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NIDA. (2011, July 6). Back to "Rehab" for Amy Winehouse?. Retrieved from

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Sara Bellum
July 6 2011
A woman singing in front of a floodlight

Many of you probably heard that the European tour just launched by the talented Amy Winehouse has been canceled after fans watched the diva stumble under the lights in Serbia. Reports say audience members in Belgrade booed her off the stage Saturday night just a few songs into the first concert of the tour when she couldn’t even remember the lyrics to her own songs. The Grammy winner was scheduled for a dream tour—to Istanbul, Athens, Spain, Switzerland, Italy, Austria, Poland, Hungary and Romania—but those dates have all been cancelled. The Serbian media called the concert a "scandal," with Belgrade’s daily newspaper calling it "the worst performance in the history of Belgrade."

It is ironic that Amy Winehouse became famous for her song "Rehab," where she sang: "They tried to make me go to rehab. I said 'No, no, no.'" After the song became a hit, she actually said “yes” to drug and alcohol rehab in London, where she stayed for a month. If she has turned again to drugs, people will ask the same questions about if rehab works, and why big stars risk everything for drugs…

We’ve talked about rehab before, but Amy Winehouse’s struggle highlights what rehab is all about: addiction is a chronic disease, which means it has to be managed throughout your whole life. People relapse to drug addiction just like they do with other chronic illnesses like diabetes, hypertension, and asthma. To successfully treat a chronic disease, you have to change deeply imbedded behaviors—and that takes practice. For example, a diabetic has to learn how to manage a restricted diet, just as a person struggling with addiction has to learn how to manage cravings. Relapse does not mean treatment failure, but that treatment needs to be adjusted or changed altogether.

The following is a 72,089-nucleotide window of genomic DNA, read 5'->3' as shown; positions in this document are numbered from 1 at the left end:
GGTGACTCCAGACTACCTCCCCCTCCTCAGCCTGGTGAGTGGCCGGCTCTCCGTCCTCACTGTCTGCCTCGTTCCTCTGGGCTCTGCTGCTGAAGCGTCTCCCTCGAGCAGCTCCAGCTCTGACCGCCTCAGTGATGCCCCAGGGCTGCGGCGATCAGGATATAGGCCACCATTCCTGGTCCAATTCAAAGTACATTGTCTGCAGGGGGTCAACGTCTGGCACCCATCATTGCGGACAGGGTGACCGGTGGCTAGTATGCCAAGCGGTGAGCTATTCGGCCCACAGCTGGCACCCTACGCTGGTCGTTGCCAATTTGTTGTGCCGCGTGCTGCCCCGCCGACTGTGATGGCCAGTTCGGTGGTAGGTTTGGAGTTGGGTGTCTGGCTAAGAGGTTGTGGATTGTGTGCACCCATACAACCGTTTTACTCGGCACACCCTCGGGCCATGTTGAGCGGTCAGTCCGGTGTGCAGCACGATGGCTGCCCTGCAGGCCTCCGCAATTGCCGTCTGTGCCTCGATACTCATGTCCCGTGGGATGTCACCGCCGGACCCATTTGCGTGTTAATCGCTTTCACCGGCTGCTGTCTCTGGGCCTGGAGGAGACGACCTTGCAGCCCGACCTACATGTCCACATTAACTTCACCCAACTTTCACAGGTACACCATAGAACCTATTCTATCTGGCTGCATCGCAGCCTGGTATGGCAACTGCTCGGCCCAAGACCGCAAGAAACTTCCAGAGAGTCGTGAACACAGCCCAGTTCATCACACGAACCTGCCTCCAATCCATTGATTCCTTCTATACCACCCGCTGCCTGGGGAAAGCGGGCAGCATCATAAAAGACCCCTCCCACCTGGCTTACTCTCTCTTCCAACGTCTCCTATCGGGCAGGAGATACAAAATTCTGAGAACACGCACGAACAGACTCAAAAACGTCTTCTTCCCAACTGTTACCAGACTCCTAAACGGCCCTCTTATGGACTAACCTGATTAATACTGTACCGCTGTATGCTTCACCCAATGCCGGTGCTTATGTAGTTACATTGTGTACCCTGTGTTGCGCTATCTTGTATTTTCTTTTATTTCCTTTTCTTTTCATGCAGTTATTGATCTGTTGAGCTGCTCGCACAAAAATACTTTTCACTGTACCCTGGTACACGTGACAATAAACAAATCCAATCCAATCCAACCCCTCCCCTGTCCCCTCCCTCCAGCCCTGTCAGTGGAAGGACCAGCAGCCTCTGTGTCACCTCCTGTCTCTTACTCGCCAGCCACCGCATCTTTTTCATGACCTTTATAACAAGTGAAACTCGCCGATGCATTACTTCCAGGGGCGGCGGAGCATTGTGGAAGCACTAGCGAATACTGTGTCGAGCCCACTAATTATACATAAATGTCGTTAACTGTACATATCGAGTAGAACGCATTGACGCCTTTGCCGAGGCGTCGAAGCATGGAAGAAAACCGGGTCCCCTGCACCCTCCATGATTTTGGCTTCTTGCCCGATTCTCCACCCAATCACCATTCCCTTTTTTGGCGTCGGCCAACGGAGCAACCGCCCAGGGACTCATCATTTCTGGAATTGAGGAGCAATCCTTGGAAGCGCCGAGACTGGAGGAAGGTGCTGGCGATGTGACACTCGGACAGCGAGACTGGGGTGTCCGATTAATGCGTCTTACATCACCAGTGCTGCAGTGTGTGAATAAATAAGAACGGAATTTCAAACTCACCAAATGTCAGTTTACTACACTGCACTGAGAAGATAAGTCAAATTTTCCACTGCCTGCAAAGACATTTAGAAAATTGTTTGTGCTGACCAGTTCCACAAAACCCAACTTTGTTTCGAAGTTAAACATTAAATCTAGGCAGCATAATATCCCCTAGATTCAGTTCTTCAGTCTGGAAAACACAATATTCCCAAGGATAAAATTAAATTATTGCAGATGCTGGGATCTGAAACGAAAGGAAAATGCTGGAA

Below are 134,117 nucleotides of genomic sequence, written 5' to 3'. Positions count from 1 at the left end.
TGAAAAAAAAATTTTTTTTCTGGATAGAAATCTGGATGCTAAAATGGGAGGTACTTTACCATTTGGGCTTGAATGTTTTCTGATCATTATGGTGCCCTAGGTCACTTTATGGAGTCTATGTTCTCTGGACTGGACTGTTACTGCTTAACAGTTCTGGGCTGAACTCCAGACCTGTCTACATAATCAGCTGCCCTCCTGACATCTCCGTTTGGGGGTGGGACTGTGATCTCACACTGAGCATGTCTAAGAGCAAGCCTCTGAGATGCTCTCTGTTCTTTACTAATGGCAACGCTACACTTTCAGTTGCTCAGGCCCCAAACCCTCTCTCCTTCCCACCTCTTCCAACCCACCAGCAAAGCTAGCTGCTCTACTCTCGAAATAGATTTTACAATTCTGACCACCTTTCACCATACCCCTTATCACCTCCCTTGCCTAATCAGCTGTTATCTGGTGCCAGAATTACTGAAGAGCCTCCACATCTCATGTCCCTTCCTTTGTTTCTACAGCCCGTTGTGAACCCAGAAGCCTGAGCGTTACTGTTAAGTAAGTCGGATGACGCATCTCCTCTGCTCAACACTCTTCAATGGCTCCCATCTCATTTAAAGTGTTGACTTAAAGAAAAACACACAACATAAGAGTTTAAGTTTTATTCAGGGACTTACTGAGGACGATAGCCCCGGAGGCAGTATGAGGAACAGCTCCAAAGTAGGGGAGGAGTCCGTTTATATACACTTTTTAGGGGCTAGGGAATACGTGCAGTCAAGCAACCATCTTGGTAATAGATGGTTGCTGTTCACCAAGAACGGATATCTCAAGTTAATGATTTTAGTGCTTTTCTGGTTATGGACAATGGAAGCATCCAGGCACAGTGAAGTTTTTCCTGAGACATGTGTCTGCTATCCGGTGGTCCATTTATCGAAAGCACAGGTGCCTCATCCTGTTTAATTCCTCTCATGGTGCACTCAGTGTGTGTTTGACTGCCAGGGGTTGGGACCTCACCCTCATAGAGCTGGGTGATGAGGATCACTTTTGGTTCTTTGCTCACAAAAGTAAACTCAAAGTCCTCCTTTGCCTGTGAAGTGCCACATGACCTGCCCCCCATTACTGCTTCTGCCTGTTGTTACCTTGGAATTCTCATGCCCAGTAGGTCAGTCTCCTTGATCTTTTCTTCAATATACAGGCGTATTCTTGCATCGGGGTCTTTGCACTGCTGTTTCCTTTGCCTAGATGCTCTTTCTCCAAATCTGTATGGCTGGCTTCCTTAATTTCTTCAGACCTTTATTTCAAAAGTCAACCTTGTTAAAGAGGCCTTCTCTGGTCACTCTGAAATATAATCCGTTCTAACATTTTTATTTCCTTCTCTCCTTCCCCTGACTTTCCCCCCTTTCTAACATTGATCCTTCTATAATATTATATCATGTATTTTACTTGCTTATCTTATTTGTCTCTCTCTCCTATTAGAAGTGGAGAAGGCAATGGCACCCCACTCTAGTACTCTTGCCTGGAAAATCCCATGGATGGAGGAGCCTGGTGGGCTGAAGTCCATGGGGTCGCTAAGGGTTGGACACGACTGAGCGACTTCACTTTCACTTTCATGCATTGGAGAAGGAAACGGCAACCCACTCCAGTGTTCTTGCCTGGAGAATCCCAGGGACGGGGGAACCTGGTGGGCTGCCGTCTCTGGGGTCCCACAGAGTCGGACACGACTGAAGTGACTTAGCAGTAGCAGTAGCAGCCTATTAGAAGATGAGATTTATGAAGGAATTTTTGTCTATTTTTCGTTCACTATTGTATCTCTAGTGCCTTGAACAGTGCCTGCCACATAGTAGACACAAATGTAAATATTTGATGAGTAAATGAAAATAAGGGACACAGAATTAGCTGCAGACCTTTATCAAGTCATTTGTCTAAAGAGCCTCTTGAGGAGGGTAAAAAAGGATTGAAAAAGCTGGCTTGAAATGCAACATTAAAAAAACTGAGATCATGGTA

Sadly, many people are able to hide their addiction from the world and never get help. For famous people, every slip is recorded by fans and posted for millions to see. But famous or not, being successful in recovery takes a lot of support—which it sounds like Amy Winehouse has. Her representative put out this statement: "Everyone involved wishes to do everything they can to help her return to her best and she will be given as long as it takes for this to happen."

R.I.P Amy Winehouse 1983-2011